Ylva author LEE WINTER chats with Abby Craden, one of lesbian romance’s most popular narrators. Abby explains the differences between narrating a lesbian romance and a straight one, the accents she avoids, and whether narrating sex scenes is in fact like reading an IKEA catalog.
THE ‘GHOST’ DRAWING US INTO LESBIAN ROMANCES
To many lesbian romance fans and book lovers of all stripes, Abby Craden is the warm, disembodied voice that brings books to life with husky drawls and sensual, teasing accents. She’s like an ethereal ghost, dancing in the backs of minds.
Away from the microphone and relaxing in her LA home, Abby is definitely whole and substantive—and there’s a lot more to her than that rich, award-winning, audiobook narrator voice.
She often can be found meditating and doing yoga (she’s a certified yoga teacher), raising her 16-year-old son, playing with her dogs—a wheaten terrier mix, and a poodle mash-up—and eyeing the roaming wild peacocks that often stroll by. That’s when she’s not hiking, salsa dancing, or cruising around in her convertible, music blasting.
One thing Abby is, through and through, is an actress.
As a girl, Abby always knew acting was the life for her. It was “a bit scary” for her teacher parents, given no actors at all existed in the family, but Abby was undaunted.
BEFORE BEING AN AUDIOBOOK NARRATOR: THE THEATER BUG
“I have a memory of seeing A Chorus Line when I was very young and thinking ‘Yes! These are my people!’” Abby recalls.
“I have always had a desire and passion for expression. I am also a deep feeler and acting gave me a healthy channel for all that emotion. I also love being in other people’s skin, seeing and sensing the world from other perspectives.”
Being “bit by the theater bug” saw the Long Island girl trek to NYC for acting classes at age 15. She later took a theater major at Boston University which she left after two years to try her luck in Hollywood.
“I continued training and studying with some wonderful teachers in LA,” Abby says. “I had no back-up plan and I did a lot of side jobs to get by in the early years.
“Ironically, I came to LA to be a film star but ended up doing professional classical theater. The voice-over work became an offshoot and then really the focus of my career.”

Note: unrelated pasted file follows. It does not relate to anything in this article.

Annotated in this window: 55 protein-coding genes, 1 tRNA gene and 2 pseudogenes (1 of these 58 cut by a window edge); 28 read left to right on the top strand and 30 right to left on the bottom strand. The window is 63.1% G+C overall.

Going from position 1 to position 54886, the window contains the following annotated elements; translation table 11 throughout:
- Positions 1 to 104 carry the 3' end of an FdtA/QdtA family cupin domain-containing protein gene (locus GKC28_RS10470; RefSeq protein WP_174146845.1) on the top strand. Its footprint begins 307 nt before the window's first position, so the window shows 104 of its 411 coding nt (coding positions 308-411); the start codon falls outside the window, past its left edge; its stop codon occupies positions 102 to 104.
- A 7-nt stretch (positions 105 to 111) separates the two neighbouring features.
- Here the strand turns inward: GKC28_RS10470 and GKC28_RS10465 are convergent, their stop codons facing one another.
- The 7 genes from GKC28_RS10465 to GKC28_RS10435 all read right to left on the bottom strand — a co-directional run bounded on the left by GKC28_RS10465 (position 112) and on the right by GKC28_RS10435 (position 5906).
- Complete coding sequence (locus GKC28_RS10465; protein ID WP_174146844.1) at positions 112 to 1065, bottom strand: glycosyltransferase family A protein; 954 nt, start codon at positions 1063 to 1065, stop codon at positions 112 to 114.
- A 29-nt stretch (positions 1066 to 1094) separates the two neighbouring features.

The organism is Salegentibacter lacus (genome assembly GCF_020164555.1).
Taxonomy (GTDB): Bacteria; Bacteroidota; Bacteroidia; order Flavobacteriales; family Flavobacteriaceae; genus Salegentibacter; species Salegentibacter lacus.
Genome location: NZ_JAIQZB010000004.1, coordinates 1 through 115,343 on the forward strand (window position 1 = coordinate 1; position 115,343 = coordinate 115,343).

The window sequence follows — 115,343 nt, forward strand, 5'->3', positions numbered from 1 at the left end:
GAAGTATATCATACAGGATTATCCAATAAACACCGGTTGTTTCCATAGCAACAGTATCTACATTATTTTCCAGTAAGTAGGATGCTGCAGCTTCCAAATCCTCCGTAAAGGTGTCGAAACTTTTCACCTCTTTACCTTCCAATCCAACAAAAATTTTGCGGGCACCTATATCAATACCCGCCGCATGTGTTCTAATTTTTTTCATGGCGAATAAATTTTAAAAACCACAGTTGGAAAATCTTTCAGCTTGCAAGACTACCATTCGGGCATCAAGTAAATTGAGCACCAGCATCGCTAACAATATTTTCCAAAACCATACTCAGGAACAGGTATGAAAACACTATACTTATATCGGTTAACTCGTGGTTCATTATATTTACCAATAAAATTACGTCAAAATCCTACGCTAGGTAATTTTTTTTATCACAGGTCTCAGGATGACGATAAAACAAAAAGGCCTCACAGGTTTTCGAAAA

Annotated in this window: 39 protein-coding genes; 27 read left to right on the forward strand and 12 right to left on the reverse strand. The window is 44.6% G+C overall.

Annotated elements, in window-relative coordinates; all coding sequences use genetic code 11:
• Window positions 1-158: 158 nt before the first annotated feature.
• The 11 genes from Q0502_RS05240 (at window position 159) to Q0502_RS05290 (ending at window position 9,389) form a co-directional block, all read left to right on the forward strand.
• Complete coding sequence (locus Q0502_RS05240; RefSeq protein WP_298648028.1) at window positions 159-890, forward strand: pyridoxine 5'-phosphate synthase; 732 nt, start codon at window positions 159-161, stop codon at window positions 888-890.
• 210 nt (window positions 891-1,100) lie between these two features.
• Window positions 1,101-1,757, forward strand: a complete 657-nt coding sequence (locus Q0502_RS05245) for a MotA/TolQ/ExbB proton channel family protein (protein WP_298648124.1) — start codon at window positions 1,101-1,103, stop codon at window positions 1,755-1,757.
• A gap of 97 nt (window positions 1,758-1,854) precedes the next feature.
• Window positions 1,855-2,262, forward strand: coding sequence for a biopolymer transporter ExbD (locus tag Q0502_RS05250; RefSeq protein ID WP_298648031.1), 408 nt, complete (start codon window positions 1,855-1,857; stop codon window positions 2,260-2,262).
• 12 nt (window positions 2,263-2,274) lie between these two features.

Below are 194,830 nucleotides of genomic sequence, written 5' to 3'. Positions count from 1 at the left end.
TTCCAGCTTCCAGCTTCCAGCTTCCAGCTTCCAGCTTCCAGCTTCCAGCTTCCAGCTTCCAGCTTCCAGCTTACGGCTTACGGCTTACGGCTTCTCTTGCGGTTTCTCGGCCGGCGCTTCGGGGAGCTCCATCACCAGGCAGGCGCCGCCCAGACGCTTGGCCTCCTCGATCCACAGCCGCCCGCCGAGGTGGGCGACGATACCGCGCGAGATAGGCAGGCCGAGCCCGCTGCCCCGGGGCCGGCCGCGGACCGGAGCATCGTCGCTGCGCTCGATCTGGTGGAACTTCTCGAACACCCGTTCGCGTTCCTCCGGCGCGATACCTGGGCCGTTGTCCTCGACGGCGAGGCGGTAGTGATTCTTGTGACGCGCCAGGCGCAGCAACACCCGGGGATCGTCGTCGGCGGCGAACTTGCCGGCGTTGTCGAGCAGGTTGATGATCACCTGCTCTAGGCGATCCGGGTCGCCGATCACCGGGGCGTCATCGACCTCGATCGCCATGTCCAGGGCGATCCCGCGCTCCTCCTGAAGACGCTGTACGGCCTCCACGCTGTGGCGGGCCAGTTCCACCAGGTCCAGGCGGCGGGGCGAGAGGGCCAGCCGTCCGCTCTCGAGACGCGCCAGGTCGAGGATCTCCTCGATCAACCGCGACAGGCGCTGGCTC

Despite spending much of her time now as an audiobook narrator, her love of treading the boards has never gone away.
“It’s scary, thrilling, and challenging,” Abby says. “It never is easy, and I think that’s what has kept me so engaged for so long.
“Live theater is truly the craft of acting, and to feel the audience’s energy with me and also get to build a world for them is amazing. It’s very sacred and special to touch people’s hearts in that way, and to share in the collective, live experience.”
Abby has now done almost every variation of acting there is, including voice-over work in dozens of computer games, from Star Wars: The Old Republic to Doom.
She has added her voice to movies and television titles such as The Great Gatsby, How I Met Your Mother, The Black Panther, and Cars 3.
There’s also her body of theater work, with liberal amounts of Shakespeare. She even directed a gender-reversed Romeo and Juliet at the Theatre of NOTE in Hollywood.
And, of course, there are the now hundreds of audiobooks under her belt, from mainstream, science fiction, and lesbian romance to young adult and memoirs. Her talent at the microphone has seen her crowned a three-time Earphones Awards winner.
LEAPING FROM ACTING TO NARRATING AUDIOBOOKS
“Many classically trained actors do audiobooks—it’s a really good fit,” Abby says of her shift into narrating. “We have language, dialect, acting skills, and we know how to sustain our voices for long periods of time.
“I really found voice work intriguing—not being seen, and doing everything just through the voice. In some ways it’s a very distilled process and there’s no hiding. The voice resonates truth and people feel it or not.”
Abby is in high demand as an audiobook narrator and does an astonishing average of four books a month. She’s open to all sorts of projects.
“Any strong, powerful woman with a deep, husky voice and I’m like ‘Yes I’m in!’” she jokes.